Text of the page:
To get started, click Add backup, and Duplicati will take you through the process of setting up an account at a cloud storage provider and entering your login credentials. Then you pick which files you want to back up. A word of caution about something that bit me once during testing: When Duplicati can’t find a file—for example, if you’re having it back up data that’s on an external drive you sometimes don’t plug in—it will halt the entire backup until that drive is available. You can change this behavior in the settings, but by default, this is how it works.
If Duplicati isn’t quite what you want, another option is MSP360 (formerly Cloudberry). It’s $30, but there is a free version with limited features. MSP360 worked well in my testing, but I did not find anything about it that convinced me it was better than Duplicati. Another possibility is Arq, which will set you back $50 and then $25 a year for updates. Again, Arq worked well in my testing—in fact, I used Arq to make backups for years and never had any problems with it—but it’s hard to justify the price when Duplicati is free.
Mobile backups are a different beast from your laptop or PC. You can’t just plug a drive into your phone and back it up. Not easily anyway. To help you out we have an entirely separate guide to backing up your Android device and another to back up your iPhone.
Tips and Suggestions
One important caveat is that you can’t really trust any backup system until you’ve actually restored from it. It sounds silly, but I strongly suggest you practice restoring your data before you actually need to. If there are any problems in your system, you want to find them before disaster strikes. I recently saved myself from disaster doing just this. I didn’t quite understand what a piece of software was doing—I thought it was doing one thing, turned out it was not. If I hadn’t tried restoring before I needed to, I would have been out of luck when I did (and it wasn’t the software’s fault).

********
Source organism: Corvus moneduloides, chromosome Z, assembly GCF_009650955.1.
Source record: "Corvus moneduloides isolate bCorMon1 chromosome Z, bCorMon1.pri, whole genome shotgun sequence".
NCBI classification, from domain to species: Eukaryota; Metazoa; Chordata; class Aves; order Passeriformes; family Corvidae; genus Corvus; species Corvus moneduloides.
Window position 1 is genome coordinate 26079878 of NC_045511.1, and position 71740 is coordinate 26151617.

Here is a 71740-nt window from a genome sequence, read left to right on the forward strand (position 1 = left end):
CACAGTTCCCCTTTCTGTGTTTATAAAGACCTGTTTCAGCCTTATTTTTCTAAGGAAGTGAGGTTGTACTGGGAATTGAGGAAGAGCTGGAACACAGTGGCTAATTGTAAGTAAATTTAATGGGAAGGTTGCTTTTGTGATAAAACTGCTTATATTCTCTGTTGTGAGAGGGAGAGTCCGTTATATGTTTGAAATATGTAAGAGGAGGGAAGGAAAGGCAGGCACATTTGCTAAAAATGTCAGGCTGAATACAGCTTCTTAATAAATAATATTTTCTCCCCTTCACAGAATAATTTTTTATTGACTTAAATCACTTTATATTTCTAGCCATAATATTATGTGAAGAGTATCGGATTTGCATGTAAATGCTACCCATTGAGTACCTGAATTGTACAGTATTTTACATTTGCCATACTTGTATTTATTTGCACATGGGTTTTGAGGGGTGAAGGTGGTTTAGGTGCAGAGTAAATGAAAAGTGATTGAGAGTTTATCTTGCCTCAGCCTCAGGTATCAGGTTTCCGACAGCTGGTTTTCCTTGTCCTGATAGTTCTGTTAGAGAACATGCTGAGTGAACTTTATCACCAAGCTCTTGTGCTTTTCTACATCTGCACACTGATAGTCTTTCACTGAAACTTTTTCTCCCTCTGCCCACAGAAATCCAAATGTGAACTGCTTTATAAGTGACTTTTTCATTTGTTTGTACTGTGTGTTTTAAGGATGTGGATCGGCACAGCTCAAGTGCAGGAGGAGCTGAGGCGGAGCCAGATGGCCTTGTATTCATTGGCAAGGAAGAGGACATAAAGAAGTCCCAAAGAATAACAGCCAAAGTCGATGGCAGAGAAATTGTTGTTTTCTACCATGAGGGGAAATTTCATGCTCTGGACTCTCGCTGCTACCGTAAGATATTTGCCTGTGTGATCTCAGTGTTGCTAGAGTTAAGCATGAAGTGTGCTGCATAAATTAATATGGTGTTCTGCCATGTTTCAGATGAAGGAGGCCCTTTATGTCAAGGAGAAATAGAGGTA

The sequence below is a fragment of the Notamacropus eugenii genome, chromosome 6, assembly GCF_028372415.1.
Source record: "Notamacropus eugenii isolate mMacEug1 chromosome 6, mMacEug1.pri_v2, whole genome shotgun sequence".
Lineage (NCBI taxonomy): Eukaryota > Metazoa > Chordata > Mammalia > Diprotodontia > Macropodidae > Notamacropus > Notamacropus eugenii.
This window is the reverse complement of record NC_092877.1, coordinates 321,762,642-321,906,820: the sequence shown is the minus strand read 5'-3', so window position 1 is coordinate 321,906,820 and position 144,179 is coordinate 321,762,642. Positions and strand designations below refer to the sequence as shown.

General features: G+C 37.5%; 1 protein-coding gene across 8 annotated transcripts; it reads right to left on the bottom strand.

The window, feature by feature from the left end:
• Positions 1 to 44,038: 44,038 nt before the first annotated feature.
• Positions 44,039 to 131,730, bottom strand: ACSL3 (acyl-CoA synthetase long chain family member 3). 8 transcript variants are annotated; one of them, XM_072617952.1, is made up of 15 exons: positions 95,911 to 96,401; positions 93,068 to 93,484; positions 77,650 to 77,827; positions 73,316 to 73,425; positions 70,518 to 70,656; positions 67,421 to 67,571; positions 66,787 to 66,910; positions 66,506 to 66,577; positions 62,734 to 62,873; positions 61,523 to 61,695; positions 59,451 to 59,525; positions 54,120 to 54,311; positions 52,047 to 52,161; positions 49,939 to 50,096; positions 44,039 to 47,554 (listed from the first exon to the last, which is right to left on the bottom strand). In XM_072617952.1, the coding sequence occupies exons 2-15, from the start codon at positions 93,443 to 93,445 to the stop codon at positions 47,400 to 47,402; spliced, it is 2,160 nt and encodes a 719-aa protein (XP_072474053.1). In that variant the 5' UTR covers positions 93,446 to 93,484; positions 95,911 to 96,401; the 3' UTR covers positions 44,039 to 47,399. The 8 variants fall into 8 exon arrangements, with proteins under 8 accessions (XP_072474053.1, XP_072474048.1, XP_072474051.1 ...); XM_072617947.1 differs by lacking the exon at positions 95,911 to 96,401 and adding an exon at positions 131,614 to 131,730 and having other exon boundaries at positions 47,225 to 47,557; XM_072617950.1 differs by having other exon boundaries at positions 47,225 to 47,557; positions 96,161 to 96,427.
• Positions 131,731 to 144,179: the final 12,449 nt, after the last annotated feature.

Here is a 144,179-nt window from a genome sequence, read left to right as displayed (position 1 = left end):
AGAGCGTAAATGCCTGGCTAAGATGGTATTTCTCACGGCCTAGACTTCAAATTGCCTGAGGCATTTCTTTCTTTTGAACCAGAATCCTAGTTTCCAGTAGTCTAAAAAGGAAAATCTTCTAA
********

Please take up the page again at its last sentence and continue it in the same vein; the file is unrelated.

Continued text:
The last thing to consider when putting your backup system together is what you want to back up. For most of us, that’s a mix of personal data—photos of the kids, videos, important documents—as well as less personal things, like downloaded media and all the system files that keep our PCs running the way we want them to.
There are other folders worth considering, depending on your habits. For example, I never used to back up my Downloads folder because I’m probably going to move downloaded files somewhere else. However, when my drive recently died, this was exactly what I lost: my Downloads folder. Fortunately, there was only one document in it that really mattered, but I’ve added Downloads to my backup system to make sure nothing slips through the cracks again.
That’s really the most important part of making backups—ensuring you have a system that works the way you do. For that reason, I suggest experimenting with several of the options above until you find what’s right for you. With hard drives and online storage space so cheap these days, there’s really no excuse for not having at least two backups of your data.